Estimated reading time: 5 minutes

Customer expectations are higher now than ever before.

For many firms, mastering the intricacies of supply chain management can be the difference between thriving and being left behind by the competition. 

One strategy that has revolutionised this field is Just-in-Time (JIT) delivery. 

Rooted in Japanese manufacturing practices and widely popularised by its successful implementation by Toyota in the 1970s, JIT is more than just a logistics strategy; it’s a philosophy that intertwines efficiency, quality management, and continuous improvement. 

This post delves into the various facets of JIT delivery, exploring its definition, impact on suppliers, benefits to manufacturers, and the pivotal role of purchasing departments in its implementation. 

What is Just-in-Time delivery?

JIT delivery is a supply chain management strategy aimed at reducing inventory costs and improving efficiency. 

Its core idea is to align raw material orders from suppliers directly with production schedules. Companies employing JIT strategies typically order smaller quantities of materials to be delivered right before they are needed in the production process rather than maintaining extensive, costly inventories.

By minimising inventory levels, companies can reduce the costs of storing, managing, and insuring inventory and also reduce waste by preventing overproduction and excess inventory.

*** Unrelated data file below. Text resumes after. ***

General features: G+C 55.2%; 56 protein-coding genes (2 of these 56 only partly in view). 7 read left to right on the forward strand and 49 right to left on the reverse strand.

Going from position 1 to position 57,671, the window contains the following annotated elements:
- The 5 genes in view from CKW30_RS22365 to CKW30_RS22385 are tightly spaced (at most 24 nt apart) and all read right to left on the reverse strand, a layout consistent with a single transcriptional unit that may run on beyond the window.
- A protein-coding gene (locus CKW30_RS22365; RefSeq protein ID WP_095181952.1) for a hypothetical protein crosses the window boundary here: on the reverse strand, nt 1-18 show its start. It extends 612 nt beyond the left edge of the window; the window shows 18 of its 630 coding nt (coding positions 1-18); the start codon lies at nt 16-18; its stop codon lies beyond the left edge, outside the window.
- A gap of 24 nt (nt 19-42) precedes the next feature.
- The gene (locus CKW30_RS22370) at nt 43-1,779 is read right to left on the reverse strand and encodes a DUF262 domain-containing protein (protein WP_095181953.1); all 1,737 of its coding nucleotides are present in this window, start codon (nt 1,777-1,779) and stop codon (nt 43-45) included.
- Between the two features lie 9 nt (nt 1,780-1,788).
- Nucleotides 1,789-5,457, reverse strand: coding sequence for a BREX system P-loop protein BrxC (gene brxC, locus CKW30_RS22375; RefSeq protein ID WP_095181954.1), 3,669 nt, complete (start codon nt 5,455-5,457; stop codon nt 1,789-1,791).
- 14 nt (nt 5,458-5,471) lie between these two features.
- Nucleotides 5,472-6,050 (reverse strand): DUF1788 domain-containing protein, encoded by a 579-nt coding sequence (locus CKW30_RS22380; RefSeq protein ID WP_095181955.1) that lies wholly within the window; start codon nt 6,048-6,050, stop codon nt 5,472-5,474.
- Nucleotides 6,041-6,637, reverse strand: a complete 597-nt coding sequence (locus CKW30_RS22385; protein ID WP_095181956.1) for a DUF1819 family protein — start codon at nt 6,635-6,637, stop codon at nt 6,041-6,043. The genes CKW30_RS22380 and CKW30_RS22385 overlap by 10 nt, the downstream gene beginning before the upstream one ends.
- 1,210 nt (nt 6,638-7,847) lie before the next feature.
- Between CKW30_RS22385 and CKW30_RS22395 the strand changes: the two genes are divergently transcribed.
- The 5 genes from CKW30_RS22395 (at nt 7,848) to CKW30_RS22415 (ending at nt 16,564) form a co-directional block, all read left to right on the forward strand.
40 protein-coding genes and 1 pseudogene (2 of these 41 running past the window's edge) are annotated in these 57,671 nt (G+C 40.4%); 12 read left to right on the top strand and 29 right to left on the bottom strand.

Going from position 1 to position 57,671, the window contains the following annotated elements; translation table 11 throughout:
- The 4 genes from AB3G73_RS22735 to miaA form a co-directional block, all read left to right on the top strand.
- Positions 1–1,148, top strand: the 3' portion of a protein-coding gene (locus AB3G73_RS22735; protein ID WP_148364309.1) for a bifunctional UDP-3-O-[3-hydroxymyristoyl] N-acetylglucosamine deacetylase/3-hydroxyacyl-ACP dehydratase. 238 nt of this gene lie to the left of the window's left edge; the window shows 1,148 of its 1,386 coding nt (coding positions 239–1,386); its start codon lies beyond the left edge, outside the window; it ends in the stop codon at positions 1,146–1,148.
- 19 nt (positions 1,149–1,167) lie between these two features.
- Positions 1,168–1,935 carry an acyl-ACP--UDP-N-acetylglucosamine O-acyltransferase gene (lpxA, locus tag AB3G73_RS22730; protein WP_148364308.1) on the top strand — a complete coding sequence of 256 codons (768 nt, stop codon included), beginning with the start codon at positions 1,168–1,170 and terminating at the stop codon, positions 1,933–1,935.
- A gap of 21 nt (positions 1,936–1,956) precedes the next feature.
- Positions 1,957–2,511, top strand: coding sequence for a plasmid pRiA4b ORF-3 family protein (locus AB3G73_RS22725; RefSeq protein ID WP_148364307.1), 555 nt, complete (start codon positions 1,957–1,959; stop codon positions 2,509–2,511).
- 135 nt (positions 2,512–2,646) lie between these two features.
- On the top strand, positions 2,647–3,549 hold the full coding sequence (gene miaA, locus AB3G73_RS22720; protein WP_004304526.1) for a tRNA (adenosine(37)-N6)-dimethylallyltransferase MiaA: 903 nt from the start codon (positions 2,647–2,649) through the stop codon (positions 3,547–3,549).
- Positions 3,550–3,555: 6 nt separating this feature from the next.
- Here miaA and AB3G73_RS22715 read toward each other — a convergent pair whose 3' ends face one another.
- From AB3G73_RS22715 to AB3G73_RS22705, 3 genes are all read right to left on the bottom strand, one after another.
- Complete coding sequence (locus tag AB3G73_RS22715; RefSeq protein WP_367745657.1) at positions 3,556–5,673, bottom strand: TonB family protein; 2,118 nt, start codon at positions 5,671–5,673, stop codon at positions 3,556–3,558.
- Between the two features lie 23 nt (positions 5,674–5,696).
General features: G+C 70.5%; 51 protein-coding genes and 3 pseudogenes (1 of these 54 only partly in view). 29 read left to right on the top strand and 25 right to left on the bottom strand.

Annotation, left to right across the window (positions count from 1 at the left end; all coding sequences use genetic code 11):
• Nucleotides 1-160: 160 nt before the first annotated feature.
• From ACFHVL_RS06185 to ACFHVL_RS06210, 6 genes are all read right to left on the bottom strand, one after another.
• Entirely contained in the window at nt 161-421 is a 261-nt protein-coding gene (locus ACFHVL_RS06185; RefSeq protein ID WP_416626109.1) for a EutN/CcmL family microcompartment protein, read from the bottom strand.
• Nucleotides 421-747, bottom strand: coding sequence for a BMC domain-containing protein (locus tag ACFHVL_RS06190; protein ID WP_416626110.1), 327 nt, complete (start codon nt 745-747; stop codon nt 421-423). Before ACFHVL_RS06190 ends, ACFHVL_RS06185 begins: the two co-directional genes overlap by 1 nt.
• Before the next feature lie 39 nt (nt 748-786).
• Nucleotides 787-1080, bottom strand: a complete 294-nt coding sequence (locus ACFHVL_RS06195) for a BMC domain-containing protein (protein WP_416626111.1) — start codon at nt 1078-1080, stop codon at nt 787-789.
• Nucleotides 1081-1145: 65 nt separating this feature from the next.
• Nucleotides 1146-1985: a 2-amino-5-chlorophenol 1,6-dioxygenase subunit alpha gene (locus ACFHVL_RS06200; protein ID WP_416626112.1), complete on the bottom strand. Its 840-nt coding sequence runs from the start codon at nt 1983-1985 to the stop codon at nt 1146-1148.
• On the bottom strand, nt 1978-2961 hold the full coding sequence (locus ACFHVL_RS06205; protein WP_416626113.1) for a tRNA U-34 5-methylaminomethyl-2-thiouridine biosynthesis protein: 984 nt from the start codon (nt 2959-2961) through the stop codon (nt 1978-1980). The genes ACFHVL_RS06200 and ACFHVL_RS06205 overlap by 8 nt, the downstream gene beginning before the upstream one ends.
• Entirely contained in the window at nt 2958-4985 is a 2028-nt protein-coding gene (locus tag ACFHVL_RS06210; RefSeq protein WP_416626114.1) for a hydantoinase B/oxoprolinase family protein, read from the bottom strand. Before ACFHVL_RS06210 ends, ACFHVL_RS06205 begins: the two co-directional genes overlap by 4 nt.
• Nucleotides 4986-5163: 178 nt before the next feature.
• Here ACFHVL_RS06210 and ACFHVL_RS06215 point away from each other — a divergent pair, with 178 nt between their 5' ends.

However, JIT delivery requires precise coordination and strong relationships with suppliers. It can be vulnerable to disruptions in the supply chain, such as delays in supplier deliveries or sudden changes in customer demand, as was experienced during the COVID-19 pandemic. 

Successful implementation of JIT delivery involves meticulous planning and often requires a cultural shift within the organisation to embrace flexibility, quality management, and continuous improvement.

Does Just-in-Time delivery benefit suppliers?

JIT delivery presents a mix of benefits and challenges for suppliers. 

On the positive side, this method can forge more robust and collaborative relationships between suppliers and buyers since suppliers must become more integrated into the production schedules of their clients, often leading to a more stable and predictable business environment.